The plea deal could have enormous legal and political consequences for the lawmakers on whom Abramoff lavished luxury trips, skybox fundraisers, campaign contributions, jobs for their spouses, and meals at Signatures, the lobbyist's upscale restaurant.

In court papers, prosecutors refer to only one congressman: Rep. Robert W. Ney (R-Ohio). But Abramoff, who built a political alliance with House Republicans, including former majority leader Tom DeLay of Texas, has agreed to provide information and testimony about half a dozen House and Senate members, officials familiar with the inquiry said. He also is to provide evidence about congressional staffers, Interior Department workers and other executive branch officials, and other lobbyists.

"The corruption scheme with Mr. Abramoff is very extensive," Alice S. Fisher, head of the Justice Department's criminal division, said at a news conference with other high-ranking officials of the Internal Revenue Service and the FBI. "We're going to follow this wherever it goes."

Fisher declined to identify the officials under scrutiny. "We name people in indictments," she said, adding: "We are moving very quickly."

Among the allegations in the court documents is that Abramoff arranged for payments totaling $50,000 for the wife of an unnamed congressional staffer in return for the staffer's help in killing an Internet gambling measure. The Washington Post has previously reported that Tony Rudy, a former top aide to DeLay, worked with Abramoff to kill such a bill in 2000 before going to work for Abramoff.

Abramoff's appearance in U.S. District Court came nearly two years after his lobbying practices gained public notice because of the enormous payments -- eventually tallied at $82 million -- that he and a public relations partner received from casino-rich Indian tribes. Yesterday, he admitted defrauding four of those tribal clients out of millions of dollars. He also pleaded guilty to evading taxes, to conspiring to bribe lawmakers, and to conspiring to induce former Capitol Hill staffers to violate the one-year ban on lobbying their former bosses.

Under terms of his plea agreement, Abramoff can expect to receive a jail sentence of 9 1/2 to 11 years, and he is required to make restitution of $26.7 million to the IRS and to the Indian tribes he defrauded. Today he is to plead guilty to fraud and conspiracy counts in a related case in Florida involving his purchase of a casino cruise line.

Standing before U.S. District Judge Ellen Segal Huvelle in Washington yesterday, Abramoff looked sheepish and sad. "Your Honor, words will not be able to ever express how sorry I am for this, and I have profound regret and sorrow for the multitude of mistakes and harm I have caused," he said softly. "All of my remaining days, I will feel tremendous sadness and regret for my conduct and for what I have done. I only hope that I can merit forgiveness from the Almighty and from those I have wronged or caused to suffer."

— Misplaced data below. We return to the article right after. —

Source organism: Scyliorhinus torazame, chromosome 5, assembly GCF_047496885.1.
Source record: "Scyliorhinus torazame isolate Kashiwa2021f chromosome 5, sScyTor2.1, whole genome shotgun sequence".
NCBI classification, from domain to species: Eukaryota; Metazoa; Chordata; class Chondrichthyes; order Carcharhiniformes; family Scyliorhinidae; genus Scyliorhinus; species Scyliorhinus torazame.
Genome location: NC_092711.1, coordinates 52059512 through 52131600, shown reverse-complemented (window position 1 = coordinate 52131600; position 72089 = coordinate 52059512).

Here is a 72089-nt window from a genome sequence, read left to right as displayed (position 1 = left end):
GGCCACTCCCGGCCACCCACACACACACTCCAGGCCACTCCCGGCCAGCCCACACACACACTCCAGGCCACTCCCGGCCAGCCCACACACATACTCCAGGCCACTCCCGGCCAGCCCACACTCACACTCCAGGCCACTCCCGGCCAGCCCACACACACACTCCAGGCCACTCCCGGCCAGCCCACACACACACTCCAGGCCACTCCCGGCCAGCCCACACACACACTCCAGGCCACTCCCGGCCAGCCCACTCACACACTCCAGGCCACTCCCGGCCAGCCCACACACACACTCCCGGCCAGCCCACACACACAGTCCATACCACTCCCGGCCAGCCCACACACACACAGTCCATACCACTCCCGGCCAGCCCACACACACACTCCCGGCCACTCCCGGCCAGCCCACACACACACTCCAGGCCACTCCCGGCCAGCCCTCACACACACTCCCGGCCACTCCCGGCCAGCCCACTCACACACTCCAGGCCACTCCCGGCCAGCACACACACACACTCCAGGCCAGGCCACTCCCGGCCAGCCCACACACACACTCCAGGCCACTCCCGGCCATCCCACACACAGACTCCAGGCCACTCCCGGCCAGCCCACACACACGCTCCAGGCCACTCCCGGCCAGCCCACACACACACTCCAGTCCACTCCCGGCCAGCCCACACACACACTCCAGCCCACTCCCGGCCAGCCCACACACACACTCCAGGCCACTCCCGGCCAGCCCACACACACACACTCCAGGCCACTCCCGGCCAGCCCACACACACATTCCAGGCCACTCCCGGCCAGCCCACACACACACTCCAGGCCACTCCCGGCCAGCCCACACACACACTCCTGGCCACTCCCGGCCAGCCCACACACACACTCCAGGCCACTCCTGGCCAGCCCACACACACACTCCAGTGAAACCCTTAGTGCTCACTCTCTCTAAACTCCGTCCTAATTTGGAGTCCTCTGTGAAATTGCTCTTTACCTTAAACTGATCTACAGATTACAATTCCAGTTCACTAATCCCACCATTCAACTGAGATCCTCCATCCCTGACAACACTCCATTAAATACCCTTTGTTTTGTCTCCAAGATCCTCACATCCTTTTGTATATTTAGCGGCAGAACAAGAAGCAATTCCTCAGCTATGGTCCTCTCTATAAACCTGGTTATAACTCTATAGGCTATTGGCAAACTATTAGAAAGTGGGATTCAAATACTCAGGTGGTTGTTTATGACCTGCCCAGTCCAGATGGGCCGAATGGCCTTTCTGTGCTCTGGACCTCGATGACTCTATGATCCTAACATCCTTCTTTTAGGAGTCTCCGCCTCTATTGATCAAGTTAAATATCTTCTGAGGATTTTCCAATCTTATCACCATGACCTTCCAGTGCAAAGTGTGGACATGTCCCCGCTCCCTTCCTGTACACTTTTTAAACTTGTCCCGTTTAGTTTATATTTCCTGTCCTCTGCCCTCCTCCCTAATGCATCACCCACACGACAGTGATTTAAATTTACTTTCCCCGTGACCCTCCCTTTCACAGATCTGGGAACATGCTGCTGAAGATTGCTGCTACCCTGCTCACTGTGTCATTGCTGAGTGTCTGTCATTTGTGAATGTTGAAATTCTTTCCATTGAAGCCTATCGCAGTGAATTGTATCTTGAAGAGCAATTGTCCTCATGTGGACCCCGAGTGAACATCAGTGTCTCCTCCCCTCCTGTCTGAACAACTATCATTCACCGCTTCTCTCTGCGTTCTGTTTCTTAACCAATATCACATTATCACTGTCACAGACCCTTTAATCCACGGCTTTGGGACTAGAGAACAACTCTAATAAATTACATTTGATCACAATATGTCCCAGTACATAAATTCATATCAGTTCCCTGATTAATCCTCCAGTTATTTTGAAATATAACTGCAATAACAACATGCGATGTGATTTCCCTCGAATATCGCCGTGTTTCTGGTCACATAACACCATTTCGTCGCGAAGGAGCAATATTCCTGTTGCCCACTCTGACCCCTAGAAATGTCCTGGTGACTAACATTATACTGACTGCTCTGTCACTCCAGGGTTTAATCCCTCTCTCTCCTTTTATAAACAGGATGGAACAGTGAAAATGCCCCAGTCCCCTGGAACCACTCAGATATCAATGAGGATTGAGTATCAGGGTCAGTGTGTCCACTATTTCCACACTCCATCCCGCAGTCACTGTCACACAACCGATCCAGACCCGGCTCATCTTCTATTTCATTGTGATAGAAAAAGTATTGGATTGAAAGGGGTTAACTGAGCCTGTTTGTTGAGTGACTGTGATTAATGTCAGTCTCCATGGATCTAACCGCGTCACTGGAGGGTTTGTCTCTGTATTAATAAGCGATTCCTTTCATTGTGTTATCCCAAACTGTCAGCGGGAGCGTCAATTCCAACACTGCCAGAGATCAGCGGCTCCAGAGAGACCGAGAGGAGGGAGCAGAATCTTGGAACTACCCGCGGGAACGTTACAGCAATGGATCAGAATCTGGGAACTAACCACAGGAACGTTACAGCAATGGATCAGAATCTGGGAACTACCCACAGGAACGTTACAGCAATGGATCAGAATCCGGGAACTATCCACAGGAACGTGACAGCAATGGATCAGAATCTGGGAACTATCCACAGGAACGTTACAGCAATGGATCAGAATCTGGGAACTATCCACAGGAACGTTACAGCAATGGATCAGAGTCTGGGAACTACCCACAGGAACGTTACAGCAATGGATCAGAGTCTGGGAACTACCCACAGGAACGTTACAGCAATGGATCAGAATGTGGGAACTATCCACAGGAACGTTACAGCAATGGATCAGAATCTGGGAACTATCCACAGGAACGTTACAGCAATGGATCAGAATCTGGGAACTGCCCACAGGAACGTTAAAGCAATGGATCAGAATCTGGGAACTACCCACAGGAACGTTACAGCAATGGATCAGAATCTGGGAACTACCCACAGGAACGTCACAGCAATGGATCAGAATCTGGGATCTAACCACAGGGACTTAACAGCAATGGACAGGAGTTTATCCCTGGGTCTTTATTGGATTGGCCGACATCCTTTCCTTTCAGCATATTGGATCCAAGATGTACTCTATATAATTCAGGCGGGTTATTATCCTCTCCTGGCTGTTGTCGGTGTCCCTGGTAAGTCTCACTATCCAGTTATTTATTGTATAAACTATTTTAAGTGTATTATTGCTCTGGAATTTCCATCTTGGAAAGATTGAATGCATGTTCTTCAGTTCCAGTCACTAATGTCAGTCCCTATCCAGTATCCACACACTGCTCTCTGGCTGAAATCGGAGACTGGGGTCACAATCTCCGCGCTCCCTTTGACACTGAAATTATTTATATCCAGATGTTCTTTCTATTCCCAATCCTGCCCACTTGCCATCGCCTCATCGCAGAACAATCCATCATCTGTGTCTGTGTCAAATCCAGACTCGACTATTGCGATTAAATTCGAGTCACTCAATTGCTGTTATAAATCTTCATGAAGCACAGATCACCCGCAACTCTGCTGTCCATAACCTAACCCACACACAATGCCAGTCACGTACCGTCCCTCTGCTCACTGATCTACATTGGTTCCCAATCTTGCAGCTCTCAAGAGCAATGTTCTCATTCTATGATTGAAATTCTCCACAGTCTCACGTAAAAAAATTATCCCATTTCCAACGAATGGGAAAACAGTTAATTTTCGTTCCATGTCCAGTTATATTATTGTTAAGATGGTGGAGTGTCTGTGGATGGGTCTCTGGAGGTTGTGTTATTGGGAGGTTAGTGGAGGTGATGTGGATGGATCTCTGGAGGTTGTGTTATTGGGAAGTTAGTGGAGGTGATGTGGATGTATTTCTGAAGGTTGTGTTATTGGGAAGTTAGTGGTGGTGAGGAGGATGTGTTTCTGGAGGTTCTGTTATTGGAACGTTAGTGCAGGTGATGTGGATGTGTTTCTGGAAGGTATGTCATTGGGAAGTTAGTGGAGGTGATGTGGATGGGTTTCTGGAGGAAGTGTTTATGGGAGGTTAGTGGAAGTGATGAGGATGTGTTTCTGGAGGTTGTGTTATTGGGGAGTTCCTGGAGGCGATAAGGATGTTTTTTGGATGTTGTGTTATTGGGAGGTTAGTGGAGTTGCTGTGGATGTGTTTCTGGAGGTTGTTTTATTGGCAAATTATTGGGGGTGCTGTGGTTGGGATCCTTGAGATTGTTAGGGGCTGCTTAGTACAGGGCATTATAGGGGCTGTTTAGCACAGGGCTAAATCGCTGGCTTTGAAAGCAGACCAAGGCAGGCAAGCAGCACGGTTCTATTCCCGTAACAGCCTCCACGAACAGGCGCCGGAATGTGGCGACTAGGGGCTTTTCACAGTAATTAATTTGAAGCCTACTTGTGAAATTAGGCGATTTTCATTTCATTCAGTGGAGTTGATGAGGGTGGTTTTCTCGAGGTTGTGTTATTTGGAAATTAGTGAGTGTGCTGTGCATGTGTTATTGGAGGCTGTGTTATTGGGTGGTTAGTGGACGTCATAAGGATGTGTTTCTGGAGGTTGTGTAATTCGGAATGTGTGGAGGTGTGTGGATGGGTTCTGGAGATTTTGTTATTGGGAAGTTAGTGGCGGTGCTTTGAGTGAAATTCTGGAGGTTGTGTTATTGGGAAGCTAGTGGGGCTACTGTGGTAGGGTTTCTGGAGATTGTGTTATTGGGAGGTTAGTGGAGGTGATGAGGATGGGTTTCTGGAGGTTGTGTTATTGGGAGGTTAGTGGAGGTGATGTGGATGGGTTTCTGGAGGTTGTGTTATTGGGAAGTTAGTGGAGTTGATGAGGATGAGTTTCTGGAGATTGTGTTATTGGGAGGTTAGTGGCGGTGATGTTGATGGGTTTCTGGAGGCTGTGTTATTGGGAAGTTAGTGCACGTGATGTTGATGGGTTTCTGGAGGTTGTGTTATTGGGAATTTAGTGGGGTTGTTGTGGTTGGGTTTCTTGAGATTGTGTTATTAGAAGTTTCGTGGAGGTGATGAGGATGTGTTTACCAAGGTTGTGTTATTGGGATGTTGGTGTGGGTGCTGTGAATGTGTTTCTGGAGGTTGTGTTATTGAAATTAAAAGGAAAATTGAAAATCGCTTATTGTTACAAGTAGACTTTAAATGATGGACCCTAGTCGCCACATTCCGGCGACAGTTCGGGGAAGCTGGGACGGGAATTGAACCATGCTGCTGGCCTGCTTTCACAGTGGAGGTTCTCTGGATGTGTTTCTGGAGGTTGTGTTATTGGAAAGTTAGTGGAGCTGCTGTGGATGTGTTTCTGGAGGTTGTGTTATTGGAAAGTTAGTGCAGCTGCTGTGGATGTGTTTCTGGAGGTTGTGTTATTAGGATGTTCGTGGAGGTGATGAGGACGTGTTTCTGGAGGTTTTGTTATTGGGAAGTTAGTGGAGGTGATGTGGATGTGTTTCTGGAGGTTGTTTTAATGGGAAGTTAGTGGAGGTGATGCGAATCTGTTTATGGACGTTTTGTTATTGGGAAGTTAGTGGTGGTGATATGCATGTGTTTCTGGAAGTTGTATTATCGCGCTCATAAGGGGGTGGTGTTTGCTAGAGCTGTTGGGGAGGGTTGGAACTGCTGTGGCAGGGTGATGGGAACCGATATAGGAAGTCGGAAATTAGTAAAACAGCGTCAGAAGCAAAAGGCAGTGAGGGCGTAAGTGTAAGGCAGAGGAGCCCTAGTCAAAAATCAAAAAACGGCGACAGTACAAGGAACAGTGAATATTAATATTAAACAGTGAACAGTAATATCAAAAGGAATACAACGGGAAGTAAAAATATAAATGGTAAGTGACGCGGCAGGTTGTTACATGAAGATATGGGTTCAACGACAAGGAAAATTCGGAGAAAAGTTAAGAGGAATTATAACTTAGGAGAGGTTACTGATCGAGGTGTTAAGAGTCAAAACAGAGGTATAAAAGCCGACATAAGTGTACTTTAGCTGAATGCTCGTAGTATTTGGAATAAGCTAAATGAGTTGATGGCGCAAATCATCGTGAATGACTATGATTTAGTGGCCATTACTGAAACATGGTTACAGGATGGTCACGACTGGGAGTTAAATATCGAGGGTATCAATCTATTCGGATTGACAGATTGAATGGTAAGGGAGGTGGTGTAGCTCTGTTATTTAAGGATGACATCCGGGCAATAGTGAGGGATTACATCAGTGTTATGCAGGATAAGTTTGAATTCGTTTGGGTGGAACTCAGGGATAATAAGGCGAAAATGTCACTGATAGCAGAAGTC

Abramoff has been in extensive discussions with government lawyers for months leading up to yesterday's plea.

Ney, chairman of the House Administration Committee, is among the first of those expected to feel the fallout. In the court documents -- which identify him only as "Representative #1" -- Ney is accused of meeting with one of Abramoff's clients in Russia in 2003 to "influence the process for obtaining a [U.S.] visa" for one of the client's relatives and of agreeing to aid a California tribe represented by Abramoff on tax and post office issues.

Ney also placed comments in the Congressional Record backing Abramoff's efforts to gain control of the Florida gambling company, SunCruz Casinos, and offered legislative language sought by Abramoff that would have reopened a Texas tribe's shuttered casino.

The court papers said Ney advanced the prospects of an Abramoff client, a telecommunications company that won a contract to wire the House.

Two of Abramoff's former partners have already pleaded guilty and have promised to cooperate in the ongoing investigation of congressional corruption and are prepared to testify against Ney in connection with his aid in the SunCruz purchase. Prosecutors in Florida and Washington are in discussions about where a case against Ney should be brought, officials said.

Ney reiterated yesterday that he had done nothing wrong and said he was misled by Abramoff.

One of Abramoff's former associates, Michael Scanlon, a onetime press aide to DeLay, was a secret partner in Abramoff's Indian tribal scheme. Abramoff not only charged the tribes lobbying fees but also urged them to hire Scanlon's public relations firm at hugely inflated prices. Scanlon, in turn, kicked back half of the money to Abramoff, who was thus able to conceal the funds from public disclosure and even from the lobbyist's law firm.

They spread tribal money around and sought legislative favors in return. Abramoff and Scanlon "offered and provided a stream of things of value to public officials in exchange for official acts and influence and agreements to provide official action and influence," a statement of facts attached to the plea agreement said. "These things of value included, but are not limited to, foreign and domestic travel, golf fees, frequent meals, entertainment, election support for candidates for government office, employment for relatives of officials and campaign contributions."

Among the things of interest to investigators are payments made by Abramoff and his colleagues to the wives of some lawmakers and actions taken by Rudy and other senior Capitol Hill aides, some of whom went to work for Abramoff at the law firm Greenberg Traurig LLP, lawyers and others familiar with the probe said.

Another person under scrutiny, sources said, is DeLay, who is facing separate campaign finance charges in his home state of Texas.